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Working parents advocate- Five Questions for Candace Alnaji, Esq.

Buffalo Law Journal

Jane Schmitt, Copy Editor Buffalo Business First

Sep 20, 2016

What do you bring to the table as co-chair of the Working Parents Committee of the local chapter of the state Women’s Bar Association?

I think my most important contribution … has been my passion for the type of work we do. We have such a dedicated, talented membership, and being able to help facilitate ideas and develop goals for the committee has been so rewarding. My son is 18 months old, and I have been practicing as an attorney for almost three years, so I am certainly not the most experienced parent or even the most experienced attorney on the committee. I practice plaintiff-side employment discrimination law, and so for my entire career, I’ve been an advocate for employees. Many of my clients have been working parents who faced discrimination because of pregnancy, lactation rights, parental leave and so forth. So when I became a parent myself and learned about the Working Parents Committee, it seemed like a natural fit to become involved. I absolutely think my legal practice helps inform the way I approach the committee since I have such an awareness of the issues working parents face across the board.

As a workplace civil rights attorney, do you have a sense of how families feel the impact of divorce and custody proceedings and other elements of family law?

My practice does not involve substantive family law issues, but there is certainly an intersection between family, divorce and custody issues and employment discrimination that we see. For example, domestic violence survivors are protected in relation to employment under the New York Human Rights Law. Our office has handled several cases where a domestic violence victim has faced discrimination at work because of that status or because the domestic abuser is harassing the victim at work. These types of cases are so personal, and you really get a sense of the trauma the victim has suffered. We also have a sense of the difficulties custody proceedings have on breastfeeding mothers who, because of a joint-custody order or other reason, may have to spend time away from their child, which can affect the ability of the mother to continue breastfeeding. Because our office advocates for the workplace lactation rights of nursing mothers, we sometimes get queries about the rights of nursing mothers in the midst of custody battles.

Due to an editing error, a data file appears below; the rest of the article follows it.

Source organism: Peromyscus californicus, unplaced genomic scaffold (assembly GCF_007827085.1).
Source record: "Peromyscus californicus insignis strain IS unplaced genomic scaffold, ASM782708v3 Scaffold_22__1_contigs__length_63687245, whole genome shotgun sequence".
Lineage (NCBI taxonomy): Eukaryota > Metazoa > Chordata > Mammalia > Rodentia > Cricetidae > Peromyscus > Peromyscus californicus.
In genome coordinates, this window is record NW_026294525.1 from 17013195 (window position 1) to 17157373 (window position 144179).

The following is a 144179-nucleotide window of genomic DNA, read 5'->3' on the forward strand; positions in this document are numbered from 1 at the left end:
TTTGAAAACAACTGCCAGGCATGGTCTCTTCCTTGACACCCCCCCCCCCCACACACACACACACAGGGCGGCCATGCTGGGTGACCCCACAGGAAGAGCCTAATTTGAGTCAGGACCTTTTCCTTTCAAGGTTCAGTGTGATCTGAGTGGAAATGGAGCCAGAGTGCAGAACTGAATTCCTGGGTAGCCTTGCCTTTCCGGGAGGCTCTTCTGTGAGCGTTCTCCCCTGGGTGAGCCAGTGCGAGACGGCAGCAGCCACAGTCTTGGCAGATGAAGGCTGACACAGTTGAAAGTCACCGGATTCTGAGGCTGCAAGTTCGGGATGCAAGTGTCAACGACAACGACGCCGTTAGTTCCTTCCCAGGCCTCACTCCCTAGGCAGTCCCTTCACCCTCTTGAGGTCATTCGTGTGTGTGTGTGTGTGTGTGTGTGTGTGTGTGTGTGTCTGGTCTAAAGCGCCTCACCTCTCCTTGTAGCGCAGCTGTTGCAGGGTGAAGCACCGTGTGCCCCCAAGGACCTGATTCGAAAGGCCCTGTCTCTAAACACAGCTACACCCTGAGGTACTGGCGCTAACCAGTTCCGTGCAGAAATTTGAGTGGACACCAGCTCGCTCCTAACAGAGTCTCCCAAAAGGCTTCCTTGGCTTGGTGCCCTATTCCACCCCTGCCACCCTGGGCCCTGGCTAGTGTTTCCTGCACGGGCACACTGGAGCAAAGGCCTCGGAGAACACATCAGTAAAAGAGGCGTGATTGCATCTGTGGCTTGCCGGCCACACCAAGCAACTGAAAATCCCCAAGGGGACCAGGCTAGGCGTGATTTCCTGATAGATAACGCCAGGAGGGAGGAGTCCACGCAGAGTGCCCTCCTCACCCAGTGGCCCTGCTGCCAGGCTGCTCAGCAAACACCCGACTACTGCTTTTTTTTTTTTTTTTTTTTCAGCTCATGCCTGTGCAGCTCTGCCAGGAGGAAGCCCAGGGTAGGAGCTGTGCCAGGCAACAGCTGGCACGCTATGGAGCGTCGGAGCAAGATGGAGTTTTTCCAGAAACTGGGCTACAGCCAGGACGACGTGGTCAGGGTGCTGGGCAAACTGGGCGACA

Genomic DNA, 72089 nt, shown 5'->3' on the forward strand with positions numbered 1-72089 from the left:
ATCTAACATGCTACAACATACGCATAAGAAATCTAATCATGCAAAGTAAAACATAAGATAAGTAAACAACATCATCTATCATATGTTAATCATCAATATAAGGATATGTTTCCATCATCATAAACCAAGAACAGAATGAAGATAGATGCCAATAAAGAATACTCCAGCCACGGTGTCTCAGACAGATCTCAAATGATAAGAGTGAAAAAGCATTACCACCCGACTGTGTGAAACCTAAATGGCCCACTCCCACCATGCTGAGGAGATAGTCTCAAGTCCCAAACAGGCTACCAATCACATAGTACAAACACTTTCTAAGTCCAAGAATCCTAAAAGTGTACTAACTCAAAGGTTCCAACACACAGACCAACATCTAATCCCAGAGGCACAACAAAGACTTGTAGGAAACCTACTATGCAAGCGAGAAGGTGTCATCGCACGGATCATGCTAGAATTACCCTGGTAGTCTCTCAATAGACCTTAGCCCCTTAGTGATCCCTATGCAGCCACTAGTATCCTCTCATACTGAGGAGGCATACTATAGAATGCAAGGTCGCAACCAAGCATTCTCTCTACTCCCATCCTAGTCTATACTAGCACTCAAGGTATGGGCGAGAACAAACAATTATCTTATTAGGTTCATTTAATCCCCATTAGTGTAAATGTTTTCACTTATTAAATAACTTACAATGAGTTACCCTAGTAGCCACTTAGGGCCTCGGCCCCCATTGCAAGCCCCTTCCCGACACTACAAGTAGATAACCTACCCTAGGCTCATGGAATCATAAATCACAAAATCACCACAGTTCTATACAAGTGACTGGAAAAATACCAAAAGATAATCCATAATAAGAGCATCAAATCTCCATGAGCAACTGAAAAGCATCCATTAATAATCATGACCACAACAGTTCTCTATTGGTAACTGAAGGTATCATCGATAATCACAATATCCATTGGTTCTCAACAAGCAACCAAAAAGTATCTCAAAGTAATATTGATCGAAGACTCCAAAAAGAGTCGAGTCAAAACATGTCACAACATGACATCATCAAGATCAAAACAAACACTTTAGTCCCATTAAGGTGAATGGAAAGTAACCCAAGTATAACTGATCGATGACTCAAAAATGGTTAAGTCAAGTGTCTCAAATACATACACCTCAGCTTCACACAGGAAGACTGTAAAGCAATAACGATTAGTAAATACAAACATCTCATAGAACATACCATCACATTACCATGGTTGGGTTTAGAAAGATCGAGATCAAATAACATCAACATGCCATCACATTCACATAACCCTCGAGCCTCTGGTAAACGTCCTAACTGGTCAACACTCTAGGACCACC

Why is it so important to advocate for the rights of working parents these days?

We live in a time where there are more rights protecting working parents than ever before, and it is so important to make (them) and their employers aware of those rights. Despite there being protections in place, there is still an attitude that persists in some workplaces that goes along the lines of “I had it this way, so you should, too.” “I had to pump in a bathroom, so you should, too.” “I got by with six weeks of leave, so you should, too.” These attitudes run contrary not only to the law in many cases but fly in the face of the work so many workers and advocates have done to advance employee rights. Certainly, these attitudes are not shared by every employer or supervisor, but they exist, even in our legal community. Educating workers and employers and eradicating outdated, harmful notions and stereotypes about what it means to be a working parent can only create healthier workplaces.

As a busy legal professional and a mother yourself, do you identify with challenges they face?

Absolutely! I work from home two days a week, and though I would not trade the time with my son for anything, it is a constant balancing act. I count my blessings because I work for a progressive, understanding employer who values me as an employee and helped ease my transition from attorney to attorney and mom. However, even under the most optimal circumstances, being a working parent still has its challenges. I give so much credit to parents who are out there without the same resources and support. I definitely struggle with the guilt many working parents feel. Even when I have to focus on a task while working at home, I feel guilty that my son has to share my attention with my phone or laptop. I still have to contend with unexpected sick days, doctor’s visits and getting by on little sleep. I understand the complex thoughts, emotions and experiences working parents face, so with every stumble or new lesson learned, I believe I become a better mom, a better attorney and a better advocate.

What’s the best part of coming home to your toddler after a long day at work?

The best part is definitely seeing how happy he is to see me. As a working parent, there is always the concern about the relationship you have with your child and whether you are bonding enough or spending enough time together. My son recently started part-time day care on the days I am at the office, so now I’m so excited to see what he was up to that day and learn about the relationships he’s forming with friends and caregivers. If I’ve had a stressful day, there is nothing better than arriving and seeing his happy face. Those are the moments I know it’s all worth it.

 


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